BMI View: The Chinese National Development and Reform Commission has announced future incent ives for the development of LNG -fuelled vehicles . I n the wider context of China's energy policy , this could be seen as an attempt to spur demand for natural gas in expectation of future large and cheap supply into the country. Nonetheless, until this supply is confirmed, it is unlikely that the necessary large scale downstream infrastructure change required for a boost in LNG vehicle s will be undertaken .
Falling natural gas prices over the past few years are one of the main drivers of the upcoming Ch inese energy policy. Similarly, the country is expecting a boom in unconventional reserves since the EIA announced that China may hold the largest amount of unconventional gas in the world . Current proven reserves of conventional gas are estimated at 3.03 trn cubic metres ( tcm ) . L atest estimates by the EIA put technically recoverable shale gas resources at 35.7tcm.
China is also developing extensive import infrastructure. Pipelines are already feeding the country from Turkmenistan, Kazakhstan and Uzbekistan. The Myanmar-China pipeline, holding an annual gas capacity of 12bn cubic metres (bcm) is due to open in May 2013. Negotiations with Russia are underway but are being slowed down by disagreement on prices. We expect Chinese dependency on foreign gas to grow from 35.1bcm of net imports in 2012 to 154.14bcm in 2021, in spite of extensive national reserves.
|Can't Keep Up|
|China - Production, Consumption & Net Imports, 2000-2021 (bcm)|
The National Development and Reform Commission (NDRC) announced upcoming incentives to boost the use of LNG in the Chinese transport sector. These aim at providing cheaper and greener energy. Accounting for around 9bcm, transportation in China contributes to about 8% of natural gas consumption. As reported by ChinaDaily, the number of LNG vehicles in the country is already 1mn and could reach 1.5mn by 2015. It seems to be a highly popular alternative-fuel vehicle segment. According to BMI's Autos analysts it dwarfs the progress made by electric cars, where the government aims to have 5mn electric cars on the road by 2020 and less than 10,000 were sold over 2011.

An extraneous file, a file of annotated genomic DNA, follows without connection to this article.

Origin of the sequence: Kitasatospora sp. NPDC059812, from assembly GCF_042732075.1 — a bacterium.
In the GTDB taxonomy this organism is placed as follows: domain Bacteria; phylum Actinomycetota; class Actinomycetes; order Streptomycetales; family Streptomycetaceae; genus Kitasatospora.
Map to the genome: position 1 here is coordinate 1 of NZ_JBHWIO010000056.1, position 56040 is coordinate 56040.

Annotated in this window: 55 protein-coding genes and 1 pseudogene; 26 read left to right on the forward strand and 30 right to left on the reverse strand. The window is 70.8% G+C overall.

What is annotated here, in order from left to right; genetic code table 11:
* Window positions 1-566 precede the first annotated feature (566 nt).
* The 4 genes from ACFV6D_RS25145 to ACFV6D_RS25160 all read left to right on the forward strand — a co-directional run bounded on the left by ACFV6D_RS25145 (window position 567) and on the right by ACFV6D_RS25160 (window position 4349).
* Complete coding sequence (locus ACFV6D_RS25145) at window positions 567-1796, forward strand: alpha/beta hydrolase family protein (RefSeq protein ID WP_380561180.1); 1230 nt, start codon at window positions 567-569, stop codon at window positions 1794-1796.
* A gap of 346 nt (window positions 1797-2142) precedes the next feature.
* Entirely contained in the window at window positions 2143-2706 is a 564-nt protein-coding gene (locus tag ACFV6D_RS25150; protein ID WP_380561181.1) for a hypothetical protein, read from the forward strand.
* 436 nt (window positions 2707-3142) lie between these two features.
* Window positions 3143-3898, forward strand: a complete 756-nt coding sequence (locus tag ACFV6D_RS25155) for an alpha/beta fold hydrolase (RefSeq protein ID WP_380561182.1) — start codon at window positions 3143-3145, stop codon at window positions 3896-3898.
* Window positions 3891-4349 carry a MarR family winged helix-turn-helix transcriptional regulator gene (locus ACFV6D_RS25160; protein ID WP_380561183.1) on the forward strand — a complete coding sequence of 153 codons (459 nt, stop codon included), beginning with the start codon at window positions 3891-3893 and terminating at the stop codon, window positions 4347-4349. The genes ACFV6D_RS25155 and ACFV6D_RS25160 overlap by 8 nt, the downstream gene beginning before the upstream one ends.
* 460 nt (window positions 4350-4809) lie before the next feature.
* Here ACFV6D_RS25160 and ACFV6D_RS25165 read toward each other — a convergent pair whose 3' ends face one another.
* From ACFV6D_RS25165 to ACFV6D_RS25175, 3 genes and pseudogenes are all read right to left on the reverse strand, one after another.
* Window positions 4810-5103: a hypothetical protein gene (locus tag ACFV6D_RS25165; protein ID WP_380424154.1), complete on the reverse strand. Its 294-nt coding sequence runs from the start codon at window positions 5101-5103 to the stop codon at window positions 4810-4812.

The demand for LNG vehicles is in line with our forecast for a surge in gas demand throughout the coming decade. The switch to LNG vehicles will be driven by several factors. Firstly, the NDRC policy could result in greater public sector spending. Southern Guangdong province has already announced its intention to replace liquefied petroleum gas (LPG) buses with liquefied natural gas (LNG) buses (See our online service, June 14 2012, 'Driving Toward LNG). Further changes in that direction can be expected. Secondly, the natural gas price reform may improve competition among gas providers and push prices further down. Finally, direct subsidies for LNG car purchases can also be expected.
Still Waiting For Supply Surge
One main obstacle to the development of LNG use in transport is the actual lack of downstream infrastructure. The number of natural gas filling stations in China is estimated at around only 3,000. Significant development on this side would be needed to reach larger-scale targets in LNG use. Indeed, while we expect a surge in gas demand, we do not believe that this will be driven by developments in transportation. This is not only due to the lack of infrastructure, but also due to the fact that increased dependence on gas imports could create price uncertainty for consumers. If large-scale production of shale gas were to boom in China, as it did in the US, incentives for LNG use in the transport sector could become more relevant.